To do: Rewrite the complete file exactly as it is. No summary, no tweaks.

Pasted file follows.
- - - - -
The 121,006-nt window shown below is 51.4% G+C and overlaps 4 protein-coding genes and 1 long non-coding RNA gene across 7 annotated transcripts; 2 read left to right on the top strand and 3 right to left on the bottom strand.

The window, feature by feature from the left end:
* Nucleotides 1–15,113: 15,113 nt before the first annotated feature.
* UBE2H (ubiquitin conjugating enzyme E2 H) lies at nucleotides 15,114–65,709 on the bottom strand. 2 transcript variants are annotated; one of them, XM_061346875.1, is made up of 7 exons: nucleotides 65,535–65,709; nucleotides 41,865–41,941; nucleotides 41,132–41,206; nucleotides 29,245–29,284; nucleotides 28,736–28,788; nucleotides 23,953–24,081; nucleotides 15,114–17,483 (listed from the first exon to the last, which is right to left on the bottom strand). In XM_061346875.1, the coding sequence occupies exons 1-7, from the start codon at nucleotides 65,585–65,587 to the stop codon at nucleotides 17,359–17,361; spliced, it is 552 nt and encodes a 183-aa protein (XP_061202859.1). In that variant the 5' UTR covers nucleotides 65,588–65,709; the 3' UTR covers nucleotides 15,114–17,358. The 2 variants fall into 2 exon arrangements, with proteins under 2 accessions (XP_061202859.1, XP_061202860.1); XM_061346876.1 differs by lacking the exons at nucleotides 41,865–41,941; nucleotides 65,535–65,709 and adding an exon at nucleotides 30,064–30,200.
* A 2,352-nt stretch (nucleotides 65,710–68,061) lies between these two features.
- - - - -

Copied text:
The 121,006-nt window shown below is 51.4% G+C and overlaps 4 protein-coding genes and 1 long non-coding RNA gene across 7 annotated transcripts; 2 read left to right on the top strand and 3 right to left on the bottom strand.

The window, feature by feature from the left end:
* Nucleotides 1–15,113: 15,113 nt before the first annotated feature.
* UBE2H (ubiquitin conjugating enzyme E2 H) lies at nucleotides 15,114–65,709 on the bottom strand. 2 transcript variants are annotated; one of them, XM_061346875.1, is made up of 7 exons: nucleotides 65,535–65,709; nucleotides 41,865–41,941; nucleotides 41,132–41,206; nucleotides 29,245–29,284; nucleotides 28,736–28,788; nucleotides 23,953–24,081; nucleotides 15,114–17,483 (listed from the first exon to the last, which is right to left on the bottom strand). In XM_061346875.1, the coding sequence occupies exons 1-7, from the start codon at nucleotides 65,585–65,587 to the stop codon at nucleotides 17,359–17,361; spliced, it is 552 nt and encodes a 183-aa protein (XP_061202859.1). In that variant the 5' UTR covers nucleotides 65,588–65,709; the 3' UTR covers nucleotides 15,114–17,358. The 2 variants fall into 2 exon arrangements, with proteins under 2 accessions (XP_061202859.1, XP_061202860.1); XM_061346876.1 differs by lacking the exons at nucleotides 41,865–41,941; nucleotides 65,535–65,709 and adding an exon at nucleotides 30,064–30,200.
* A 2,352-nt stretch (nucleotides 65,710–68,061) lies between these two features.